Until that one page feature on Warren Zevon, the one that included snatches of lyrics from his upcoming Excitable Boy. In an effort to shock -- this wasn't Creem, how bad could it be? -- there was no fear of something scandalous popping up. So there was no pre-reading going on, to sanitize the copy for Daddy's protection. Besides, Jackson Browne wouldn't be associated with anything too racy.

That rising and falling cadence of good writing falling from my lips, a smile on my face for a story well told. And then there it was… the lyrics with the no-no word

"I'm hiding in Honduras/ I'm a desparate man/ Send laywers, guns and money/ The shit has hit the fan…"

There was that pause you could drive a truck through. Not looking up -- even sideways -- to see if the knuckles are so white they're going to pop the steering wheel from its casing. Just the big quiet of the night falling, the wind being driven into and the tires on the tar.

It was a gestation pause -- the ones where you know something's being formed, perhaps nothing will be the same again. What's going to happen is a jump ball. But something is…

And then it did.

My father doubled over in laughter. Big rolling gales of laughter. The kind of deep chested belly laughs that women almost never get to experience. Not impolite, but just so totally utterly consuming -- and then, he snorted.

"Who is that guy?" he asked, whipping tears from his cheeks a few minutes later.

Dreadful songs from that era played beneath me -- the squirrely "Undercover Angel," the histrionic "Lonely Boy" -- as the lecture ensued. About Jackson Browne, the importance of songwriting, the ability to filet a moment. It was so serious. My father drove on, brows knitted like two wooly bears copulating, chewing his cigar.

"Well, he's funny…" was about all my Midwestern Dad could muster. Not for him the emotional depth charges or gentle nudgings of revelation, nor the silliness of "Werewolves."

Though the insurance salesman and golf historian eventually made his peace with Zevon's other side. Between "Tenderness On The Block," a song about a young girl finding her way with boys sung from a father's perspective, and "Back Turned Looking Down The Path," about the passage of time, life and learning for those you love, John Gleason came to love the down bed that Zevon made for the sweetest feelings.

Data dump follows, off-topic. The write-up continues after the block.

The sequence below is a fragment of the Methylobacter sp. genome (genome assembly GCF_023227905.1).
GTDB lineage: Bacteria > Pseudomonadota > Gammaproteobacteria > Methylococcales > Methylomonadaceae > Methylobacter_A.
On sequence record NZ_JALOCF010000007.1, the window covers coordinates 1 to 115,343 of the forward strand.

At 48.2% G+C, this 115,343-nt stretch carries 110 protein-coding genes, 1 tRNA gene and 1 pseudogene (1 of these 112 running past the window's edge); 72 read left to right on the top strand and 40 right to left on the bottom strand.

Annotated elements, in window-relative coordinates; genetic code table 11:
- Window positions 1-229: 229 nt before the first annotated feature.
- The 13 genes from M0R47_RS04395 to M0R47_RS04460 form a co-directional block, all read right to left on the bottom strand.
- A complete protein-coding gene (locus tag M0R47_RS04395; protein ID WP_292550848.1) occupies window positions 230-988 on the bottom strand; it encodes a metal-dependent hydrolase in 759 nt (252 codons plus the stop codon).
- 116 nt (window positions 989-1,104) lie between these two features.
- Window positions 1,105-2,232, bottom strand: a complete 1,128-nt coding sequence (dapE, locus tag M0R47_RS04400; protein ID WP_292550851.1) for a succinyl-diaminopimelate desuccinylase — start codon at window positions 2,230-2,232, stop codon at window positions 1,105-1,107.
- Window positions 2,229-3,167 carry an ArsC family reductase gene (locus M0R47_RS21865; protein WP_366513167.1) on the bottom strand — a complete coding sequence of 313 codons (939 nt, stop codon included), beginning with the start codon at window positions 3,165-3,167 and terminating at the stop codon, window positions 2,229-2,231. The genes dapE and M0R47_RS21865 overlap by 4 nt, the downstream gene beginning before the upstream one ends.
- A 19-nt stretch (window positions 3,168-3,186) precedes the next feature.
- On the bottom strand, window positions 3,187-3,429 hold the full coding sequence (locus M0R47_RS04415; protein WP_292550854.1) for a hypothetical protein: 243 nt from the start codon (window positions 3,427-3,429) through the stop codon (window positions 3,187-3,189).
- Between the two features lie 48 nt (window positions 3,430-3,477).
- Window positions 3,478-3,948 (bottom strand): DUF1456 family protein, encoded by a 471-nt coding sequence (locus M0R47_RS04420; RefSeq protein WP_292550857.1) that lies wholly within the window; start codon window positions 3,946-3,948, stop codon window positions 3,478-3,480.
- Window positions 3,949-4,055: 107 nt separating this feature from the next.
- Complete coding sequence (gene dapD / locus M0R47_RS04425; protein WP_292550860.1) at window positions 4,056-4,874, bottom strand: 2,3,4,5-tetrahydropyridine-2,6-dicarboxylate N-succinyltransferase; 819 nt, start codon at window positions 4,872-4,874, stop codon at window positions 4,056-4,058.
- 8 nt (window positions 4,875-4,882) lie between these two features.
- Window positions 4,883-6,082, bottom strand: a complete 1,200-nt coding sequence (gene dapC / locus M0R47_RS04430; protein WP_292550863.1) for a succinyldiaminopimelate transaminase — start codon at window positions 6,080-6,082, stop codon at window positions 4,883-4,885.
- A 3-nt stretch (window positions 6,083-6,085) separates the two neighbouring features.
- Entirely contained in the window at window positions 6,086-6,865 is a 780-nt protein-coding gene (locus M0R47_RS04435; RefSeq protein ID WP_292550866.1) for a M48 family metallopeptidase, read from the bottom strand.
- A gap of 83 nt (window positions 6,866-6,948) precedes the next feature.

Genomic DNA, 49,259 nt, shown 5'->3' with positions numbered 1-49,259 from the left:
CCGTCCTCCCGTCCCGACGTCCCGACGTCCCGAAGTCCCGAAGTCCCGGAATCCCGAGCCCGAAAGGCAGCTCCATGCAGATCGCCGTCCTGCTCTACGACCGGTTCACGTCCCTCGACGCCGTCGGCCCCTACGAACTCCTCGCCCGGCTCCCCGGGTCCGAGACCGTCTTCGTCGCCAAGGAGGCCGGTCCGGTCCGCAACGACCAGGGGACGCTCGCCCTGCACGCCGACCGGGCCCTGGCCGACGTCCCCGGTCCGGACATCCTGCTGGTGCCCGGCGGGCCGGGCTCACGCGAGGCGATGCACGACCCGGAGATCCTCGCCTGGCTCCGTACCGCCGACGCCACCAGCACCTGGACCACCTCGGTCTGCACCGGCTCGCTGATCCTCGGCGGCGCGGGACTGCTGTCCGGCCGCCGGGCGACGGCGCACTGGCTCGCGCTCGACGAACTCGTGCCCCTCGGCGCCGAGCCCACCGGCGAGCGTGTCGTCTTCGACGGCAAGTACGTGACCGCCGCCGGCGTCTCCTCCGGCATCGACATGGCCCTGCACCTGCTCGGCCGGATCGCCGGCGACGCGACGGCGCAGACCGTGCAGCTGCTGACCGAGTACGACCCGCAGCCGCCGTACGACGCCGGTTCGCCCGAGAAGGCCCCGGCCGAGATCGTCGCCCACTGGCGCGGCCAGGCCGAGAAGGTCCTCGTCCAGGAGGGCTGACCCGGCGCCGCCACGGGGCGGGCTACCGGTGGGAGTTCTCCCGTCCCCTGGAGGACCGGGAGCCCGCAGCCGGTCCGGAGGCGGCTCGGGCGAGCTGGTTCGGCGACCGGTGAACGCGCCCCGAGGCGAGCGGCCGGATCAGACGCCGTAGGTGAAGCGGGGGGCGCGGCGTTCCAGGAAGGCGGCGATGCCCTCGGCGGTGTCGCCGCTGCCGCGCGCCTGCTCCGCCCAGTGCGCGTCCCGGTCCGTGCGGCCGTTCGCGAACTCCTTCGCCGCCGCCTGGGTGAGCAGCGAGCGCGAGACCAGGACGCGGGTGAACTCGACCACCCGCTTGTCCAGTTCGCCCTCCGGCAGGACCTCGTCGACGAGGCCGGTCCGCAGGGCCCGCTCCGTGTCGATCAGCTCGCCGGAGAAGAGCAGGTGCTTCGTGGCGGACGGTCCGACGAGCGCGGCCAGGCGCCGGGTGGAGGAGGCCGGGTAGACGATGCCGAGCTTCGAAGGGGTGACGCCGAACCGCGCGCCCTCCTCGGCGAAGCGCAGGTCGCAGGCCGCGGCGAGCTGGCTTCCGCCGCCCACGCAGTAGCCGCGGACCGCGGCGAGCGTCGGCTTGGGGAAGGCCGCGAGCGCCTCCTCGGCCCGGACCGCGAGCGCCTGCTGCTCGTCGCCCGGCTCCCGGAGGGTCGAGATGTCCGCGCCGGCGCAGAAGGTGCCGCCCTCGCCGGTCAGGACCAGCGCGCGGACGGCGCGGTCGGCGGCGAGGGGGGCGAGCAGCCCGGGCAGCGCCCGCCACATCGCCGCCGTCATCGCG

And me, I remained a sucker for the gentler side that slowly peeled away the layers of what obscured the things that mattered. To me, "Accidentally Like Martyr" or "Abandoned Love" urged us to see people from their insidest places rather than the mask that was shown to the world. There was a recognition like fire, even though it was done in the softest of ways. You could feel the careful acceptance being doled out, the notion that even in the wreckage, there was much grace here -- grace that should outshine whatever was painful.

And that may be Warren Zevon's greatest gift: grace over pain, light rather than baseness.

Nobody rolled'em like Warren, no doubt. He could smoke and drink and shoot out the lights, find adventure anywhere -- and make you believe that you were as sinister and dangerous as the darkest bounty hunter. Even when you were a mere white collar waging rules-flaunting insurrections merely at the water cooler.

That's a gift -- to give adventure back to the domesticated. Jimmy Buffett serves carefree "Ferris Bueller"-esque tropicality to the not as desparate, not as dark with startling aplomb and consistency. He is a franchise of escape.

Warren Zevon became something more veiled in danger, longer on subterfuge, yet utterly overt in its attack. Warren Zevon was for Volvo drivers who longed for the unspoken… believed in the unrelenting… wanted the stories to tell of Calcutta and Zimbabwe and anywhere bad things were taking place.